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J Fish Dis. 2019 Feb 11. doi: 10.1111/jfd.12946. [Epub ahead of print]

Quorum sensing is required for full virulence of Vibrio campbellii towards tiger grouper (Epinephelus fuscoguttatus) larvae.

Author information

1
Department of Aquaculture, Faculty of Agriculture, Universiti Putra Malaysia, Serdang, Selangor, Malaysia.
2
Center for Microbial Ecology and Technology, Ghent University, Ghent, Belgium.
3
Laboratory of Marine Biotechnology, Institute of Bioscience, Universiti Putra Malaysia, Serdang, Selangor.
4
Laboratory of Sustainable Aquaculture, International Institute of Aquaculture and Aquatic Sciences, Universiti Putra Malaysia, Serdang, Selangor.

Abstract

The link between quorum sensing in Vibrio campbellii and its virulence towards tiger grouper (Epinephelus fuscoguttatus) was investigated using V. campbellii wild type and quorum-sensing mutants with inactive quorum sensing or constitutively maximal quorum-sensing activity, and signal molecule synthase mutants. The results showed that wild-type V. campbellii is pathogenic to grouper larvae, causing more than 50% mortality after 4 days of challenge. Furthermore, the mortality of larvae challenged with the mutant with maximally active quorum sensing was significantly higher than that of larvae challenged with the wild type, whereas a higher survival was observed in the larvae challenged to the mutant with a completely inactive quorum-sensing system. Grouper larvae challenged with either the signal molecule synthase triple mutant, the harveyi autoinducer-1 (HAI-1) synthase mutant and the autoinducer-2 (AI-2) synthase mutant showed higher survival than larvae challenged with the wild type. In contrast, larvae challenged with the cholerae autoinducer-1 (CAI-1) synthase mutant showed high mortality. This indicates that HAI-1 and AI-2, but not CAI-1, are required for full virulence of V. campbellii towards grouper larvae. Our data suggest that quorum-sensing inhibition could be an effective strategy to control V. campbellii infections in tiger grouper.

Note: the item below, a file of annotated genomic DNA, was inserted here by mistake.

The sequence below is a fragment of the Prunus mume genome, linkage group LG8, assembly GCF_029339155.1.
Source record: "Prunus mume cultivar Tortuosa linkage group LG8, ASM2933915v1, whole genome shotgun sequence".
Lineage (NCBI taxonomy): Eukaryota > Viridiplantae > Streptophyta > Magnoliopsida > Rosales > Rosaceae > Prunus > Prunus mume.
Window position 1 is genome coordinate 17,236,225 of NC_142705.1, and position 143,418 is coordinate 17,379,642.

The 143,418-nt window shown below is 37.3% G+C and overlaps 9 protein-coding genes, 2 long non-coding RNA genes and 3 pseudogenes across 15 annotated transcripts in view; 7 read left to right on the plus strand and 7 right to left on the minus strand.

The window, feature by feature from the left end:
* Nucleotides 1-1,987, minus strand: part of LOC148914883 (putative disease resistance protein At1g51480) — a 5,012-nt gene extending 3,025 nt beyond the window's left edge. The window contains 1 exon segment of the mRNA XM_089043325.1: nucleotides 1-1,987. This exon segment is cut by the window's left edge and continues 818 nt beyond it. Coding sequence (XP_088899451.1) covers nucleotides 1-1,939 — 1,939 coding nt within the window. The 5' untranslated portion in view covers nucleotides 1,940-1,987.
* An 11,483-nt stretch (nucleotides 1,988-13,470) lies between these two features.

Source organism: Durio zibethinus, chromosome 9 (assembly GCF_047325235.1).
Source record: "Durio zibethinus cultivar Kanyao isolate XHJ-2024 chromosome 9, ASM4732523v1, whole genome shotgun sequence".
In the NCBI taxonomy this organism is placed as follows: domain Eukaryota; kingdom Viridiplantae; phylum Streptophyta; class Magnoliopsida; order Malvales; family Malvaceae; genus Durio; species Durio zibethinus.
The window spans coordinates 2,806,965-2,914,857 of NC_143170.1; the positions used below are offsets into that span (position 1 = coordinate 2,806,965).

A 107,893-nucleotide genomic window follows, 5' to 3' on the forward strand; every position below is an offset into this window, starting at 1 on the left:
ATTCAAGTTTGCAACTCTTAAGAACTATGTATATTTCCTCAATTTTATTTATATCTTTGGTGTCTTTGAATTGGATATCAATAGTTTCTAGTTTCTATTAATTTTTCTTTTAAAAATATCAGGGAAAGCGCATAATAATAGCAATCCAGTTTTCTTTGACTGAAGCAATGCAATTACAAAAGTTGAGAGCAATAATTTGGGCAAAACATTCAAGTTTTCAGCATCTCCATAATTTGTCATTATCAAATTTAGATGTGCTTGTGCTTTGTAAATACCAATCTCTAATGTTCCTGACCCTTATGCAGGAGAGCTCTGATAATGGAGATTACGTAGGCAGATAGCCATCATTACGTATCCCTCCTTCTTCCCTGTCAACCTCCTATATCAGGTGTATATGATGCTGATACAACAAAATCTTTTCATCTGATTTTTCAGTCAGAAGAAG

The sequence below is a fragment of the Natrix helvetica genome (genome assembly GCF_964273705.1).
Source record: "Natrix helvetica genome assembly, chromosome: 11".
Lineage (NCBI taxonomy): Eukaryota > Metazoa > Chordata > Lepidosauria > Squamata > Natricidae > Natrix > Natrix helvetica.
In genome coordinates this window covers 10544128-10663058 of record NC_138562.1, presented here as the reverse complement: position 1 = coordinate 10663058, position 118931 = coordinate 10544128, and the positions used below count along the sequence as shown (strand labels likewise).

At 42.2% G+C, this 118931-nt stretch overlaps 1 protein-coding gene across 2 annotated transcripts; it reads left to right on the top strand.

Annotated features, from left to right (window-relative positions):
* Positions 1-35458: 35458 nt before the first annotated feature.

KEYWORDS:

quorum sensing; signalling; vibriosis; virulence

PMID:
30742313
DOI:
10.1111/jfd.12946

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